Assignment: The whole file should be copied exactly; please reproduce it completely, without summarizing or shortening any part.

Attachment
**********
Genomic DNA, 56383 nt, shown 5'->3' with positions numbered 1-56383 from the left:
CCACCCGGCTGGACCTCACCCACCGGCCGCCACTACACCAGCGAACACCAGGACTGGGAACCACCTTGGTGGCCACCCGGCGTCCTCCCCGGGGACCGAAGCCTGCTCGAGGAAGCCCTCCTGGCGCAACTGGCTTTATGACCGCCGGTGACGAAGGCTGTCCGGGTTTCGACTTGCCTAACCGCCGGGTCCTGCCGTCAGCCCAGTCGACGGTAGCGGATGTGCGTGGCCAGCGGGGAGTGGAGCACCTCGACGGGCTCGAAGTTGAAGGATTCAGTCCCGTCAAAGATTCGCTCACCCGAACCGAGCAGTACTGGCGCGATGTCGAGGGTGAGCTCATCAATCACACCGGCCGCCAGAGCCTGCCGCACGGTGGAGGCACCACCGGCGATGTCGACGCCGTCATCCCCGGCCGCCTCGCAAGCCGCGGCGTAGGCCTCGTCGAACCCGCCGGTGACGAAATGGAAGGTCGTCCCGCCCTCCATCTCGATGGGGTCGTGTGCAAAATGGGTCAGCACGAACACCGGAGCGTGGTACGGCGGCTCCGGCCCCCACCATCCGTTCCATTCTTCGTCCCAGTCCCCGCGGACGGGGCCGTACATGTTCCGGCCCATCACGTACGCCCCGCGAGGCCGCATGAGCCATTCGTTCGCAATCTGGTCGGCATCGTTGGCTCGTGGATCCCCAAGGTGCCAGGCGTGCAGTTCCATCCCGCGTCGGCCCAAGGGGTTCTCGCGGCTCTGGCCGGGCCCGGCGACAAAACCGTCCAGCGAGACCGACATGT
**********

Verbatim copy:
Genomic DNA, 56383 nt, shown 5'->3' with positions numbered 1-56383 from the left:
CCACCCGGCTGGACCTCACCCACCGGCCGCCACTACACCAGCGAACACCAGGACTGGGAACCACCTTGGTGGCCACCCGGCGTCCTCCCCGGGGACCGAAGCCTGCTCGAGGAAGCCCTCCTGGCGCAACTGGCTTTATGACCGCCGGTGACGAAGGCTGTCCGGGTTTCGACTTGCCTAACCGCCGGGTCCTGCCGTCAGCCCAGTCGACGGTAGCGGATGTGCGTGGCCAGCGGGGAGTGGAGCACCTCGACGGGCTCGAAGTTGAAGGATTCAGTCCCGTCAAAGATTCGCTCACCCGAACCGAGCAGTACTGGCGCGATGTCGAGGGTGAGCTCATCAATCACACCGGCCGCCAGAGCCTGCCGCACGGTGGAGGCACCACCGGCGATGTCGACGCCGTCATCCCCGGCCGCCTCGCAAGCCGCGGCGTAGGCCTCGTCGAACCCGCCGGTGACGAAATGGAAGGTCGTCCCGCCCTCCATCTCGATGGGGTCGTGTGCAAAATGGGTCAGCACGAACACCGGAGCGTGGTACGGCGGCTCCGGCCCCCACCATCCGTTCCATTCTTCGTCCCAGTCCCCGCGGACGGGGCCGTACATGTTCCGGCCCATCACGTACGCCCCGCGAGGCCGCATGAGCCATTCGTTCGCAATCTGGTCGGCATCGTTGGCTCGTGGATCCCCAAGGTGCCAGGCGTGCAGTTCCATCCCGCGTCGGCCCAAGGGGTTCTCGCGGCTCTGGCCGGGCCCGGCGACAAAACCGTCCAGCGAGACCGACATGT